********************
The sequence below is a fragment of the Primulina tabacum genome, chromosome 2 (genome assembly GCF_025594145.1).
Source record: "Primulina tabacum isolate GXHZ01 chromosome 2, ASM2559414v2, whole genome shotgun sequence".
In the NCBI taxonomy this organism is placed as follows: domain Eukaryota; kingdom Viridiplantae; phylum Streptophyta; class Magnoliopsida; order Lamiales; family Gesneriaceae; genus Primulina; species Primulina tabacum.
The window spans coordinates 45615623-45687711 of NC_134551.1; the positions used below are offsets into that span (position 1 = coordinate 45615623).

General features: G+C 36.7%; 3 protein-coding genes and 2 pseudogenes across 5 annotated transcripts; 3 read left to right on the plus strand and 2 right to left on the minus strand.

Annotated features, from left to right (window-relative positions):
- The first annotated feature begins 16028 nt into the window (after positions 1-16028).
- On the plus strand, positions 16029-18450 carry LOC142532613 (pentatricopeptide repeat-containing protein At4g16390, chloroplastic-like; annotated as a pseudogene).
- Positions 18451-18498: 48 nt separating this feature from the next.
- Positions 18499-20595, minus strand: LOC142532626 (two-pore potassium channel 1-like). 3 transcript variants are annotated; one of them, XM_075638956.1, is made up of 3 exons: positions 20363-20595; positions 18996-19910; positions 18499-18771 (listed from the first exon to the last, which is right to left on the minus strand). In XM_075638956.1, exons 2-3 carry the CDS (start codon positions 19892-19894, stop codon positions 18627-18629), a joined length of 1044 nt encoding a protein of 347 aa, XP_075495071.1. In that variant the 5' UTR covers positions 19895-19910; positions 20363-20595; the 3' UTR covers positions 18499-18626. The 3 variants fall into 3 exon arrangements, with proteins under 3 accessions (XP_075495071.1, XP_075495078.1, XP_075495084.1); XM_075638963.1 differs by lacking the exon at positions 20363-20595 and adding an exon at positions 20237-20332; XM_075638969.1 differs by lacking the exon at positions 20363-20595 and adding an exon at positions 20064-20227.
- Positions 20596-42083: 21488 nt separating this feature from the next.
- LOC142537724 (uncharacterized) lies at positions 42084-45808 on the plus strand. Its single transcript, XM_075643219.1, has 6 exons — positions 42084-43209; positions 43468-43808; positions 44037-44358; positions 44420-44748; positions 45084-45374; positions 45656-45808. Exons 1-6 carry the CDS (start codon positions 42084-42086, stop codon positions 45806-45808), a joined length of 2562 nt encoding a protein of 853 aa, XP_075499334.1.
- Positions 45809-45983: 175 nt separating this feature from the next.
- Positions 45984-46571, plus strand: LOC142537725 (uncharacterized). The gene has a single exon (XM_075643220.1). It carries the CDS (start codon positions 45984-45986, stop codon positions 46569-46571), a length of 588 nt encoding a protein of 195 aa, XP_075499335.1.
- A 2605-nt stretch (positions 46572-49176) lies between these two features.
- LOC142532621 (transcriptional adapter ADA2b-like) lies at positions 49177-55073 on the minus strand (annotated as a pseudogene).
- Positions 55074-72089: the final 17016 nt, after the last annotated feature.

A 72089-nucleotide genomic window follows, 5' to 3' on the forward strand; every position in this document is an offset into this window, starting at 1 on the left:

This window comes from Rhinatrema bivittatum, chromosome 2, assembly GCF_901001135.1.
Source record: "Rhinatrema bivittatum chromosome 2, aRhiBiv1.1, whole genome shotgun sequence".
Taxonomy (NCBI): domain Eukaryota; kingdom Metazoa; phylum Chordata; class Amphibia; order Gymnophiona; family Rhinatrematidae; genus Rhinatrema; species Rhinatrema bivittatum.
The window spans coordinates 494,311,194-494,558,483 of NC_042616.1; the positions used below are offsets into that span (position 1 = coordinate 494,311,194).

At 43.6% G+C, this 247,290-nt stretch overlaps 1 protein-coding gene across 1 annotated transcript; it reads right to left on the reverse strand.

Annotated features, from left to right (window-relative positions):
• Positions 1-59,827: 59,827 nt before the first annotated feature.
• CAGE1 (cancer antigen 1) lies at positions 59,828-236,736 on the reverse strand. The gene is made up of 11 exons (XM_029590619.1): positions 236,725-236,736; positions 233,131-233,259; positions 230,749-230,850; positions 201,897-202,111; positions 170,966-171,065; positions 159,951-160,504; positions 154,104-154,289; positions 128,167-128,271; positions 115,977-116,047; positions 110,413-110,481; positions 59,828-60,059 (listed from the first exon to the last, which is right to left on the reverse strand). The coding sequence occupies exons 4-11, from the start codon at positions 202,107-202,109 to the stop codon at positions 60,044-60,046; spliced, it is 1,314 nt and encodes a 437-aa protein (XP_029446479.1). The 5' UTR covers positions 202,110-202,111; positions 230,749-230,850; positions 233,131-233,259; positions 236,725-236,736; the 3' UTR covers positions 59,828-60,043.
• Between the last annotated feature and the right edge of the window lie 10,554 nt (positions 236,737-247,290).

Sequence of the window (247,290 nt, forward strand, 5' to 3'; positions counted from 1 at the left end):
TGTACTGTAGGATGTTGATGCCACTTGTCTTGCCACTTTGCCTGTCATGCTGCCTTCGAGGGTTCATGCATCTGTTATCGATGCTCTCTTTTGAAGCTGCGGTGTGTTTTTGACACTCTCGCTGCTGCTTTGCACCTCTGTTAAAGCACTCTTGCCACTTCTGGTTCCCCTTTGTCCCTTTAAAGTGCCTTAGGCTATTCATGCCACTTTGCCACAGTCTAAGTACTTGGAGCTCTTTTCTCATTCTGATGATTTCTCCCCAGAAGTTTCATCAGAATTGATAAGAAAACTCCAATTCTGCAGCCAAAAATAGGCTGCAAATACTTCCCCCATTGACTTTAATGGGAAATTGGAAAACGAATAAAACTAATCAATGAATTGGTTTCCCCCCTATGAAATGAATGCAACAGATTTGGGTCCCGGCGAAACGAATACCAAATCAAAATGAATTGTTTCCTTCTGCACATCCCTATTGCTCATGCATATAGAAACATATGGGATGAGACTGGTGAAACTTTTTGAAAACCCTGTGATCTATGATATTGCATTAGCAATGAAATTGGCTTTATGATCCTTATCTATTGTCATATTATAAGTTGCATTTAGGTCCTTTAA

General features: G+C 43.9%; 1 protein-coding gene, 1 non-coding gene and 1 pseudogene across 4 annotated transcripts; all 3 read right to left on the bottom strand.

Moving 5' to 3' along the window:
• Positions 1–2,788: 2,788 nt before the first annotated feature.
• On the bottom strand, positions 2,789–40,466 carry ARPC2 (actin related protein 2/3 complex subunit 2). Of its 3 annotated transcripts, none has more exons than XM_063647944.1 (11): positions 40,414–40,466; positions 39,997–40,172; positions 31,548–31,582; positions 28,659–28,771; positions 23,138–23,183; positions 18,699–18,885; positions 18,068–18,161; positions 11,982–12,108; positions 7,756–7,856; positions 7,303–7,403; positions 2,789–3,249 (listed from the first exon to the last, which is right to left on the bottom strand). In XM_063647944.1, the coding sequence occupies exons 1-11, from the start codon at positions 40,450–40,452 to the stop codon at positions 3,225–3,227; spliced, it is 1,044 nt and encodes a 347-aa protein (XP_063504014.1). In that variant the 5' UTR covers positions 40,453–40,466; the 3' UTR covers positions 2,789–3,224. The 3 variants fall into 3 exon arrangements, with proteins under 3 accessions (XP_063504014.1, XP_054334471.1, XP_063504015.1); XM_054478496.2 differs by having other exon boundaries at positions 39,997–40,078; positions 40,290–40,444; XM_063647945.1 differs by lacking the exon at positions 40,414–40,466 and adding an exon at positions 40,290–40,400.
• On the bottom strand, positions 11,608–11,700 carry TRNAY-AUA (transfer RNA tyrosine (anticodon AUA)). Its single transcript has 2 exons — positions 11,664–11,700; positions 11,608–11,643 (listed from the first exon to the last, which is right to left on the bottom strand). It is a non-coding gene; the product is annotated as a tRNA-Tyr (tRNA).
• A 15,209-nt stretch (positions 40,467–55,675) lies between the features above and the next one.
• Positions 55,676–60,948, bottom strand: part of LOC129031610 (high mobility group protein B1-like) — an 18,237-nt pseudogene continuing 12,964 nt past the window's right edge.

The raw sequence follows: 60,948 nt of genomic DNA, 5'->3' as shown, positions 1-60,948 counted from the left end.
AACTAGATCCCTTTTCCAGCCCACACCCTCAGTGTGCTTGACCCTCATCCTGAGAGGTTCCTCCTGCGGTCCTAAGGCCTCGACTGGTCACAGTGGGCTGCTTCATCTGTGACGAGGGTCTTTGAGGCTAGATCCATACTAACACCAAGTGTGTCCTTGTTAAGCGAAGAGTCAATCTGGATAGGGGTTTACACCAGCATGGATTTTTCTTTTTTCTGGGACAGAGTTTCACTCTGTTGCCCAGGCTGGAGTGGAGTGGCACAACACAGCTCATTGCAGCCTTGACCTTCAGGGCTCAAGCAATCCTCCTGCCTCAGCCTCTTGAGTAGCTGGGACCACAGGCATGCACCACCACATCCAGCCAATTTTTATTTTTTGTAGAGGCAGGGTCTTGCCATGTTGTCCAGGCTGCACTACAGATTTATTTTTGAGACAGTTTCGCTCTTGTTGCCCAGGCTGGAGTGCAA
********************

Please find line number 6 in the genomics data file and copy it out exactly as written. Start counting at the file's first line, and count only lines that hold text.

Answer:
Annotated features, from left to right (window-relative positions):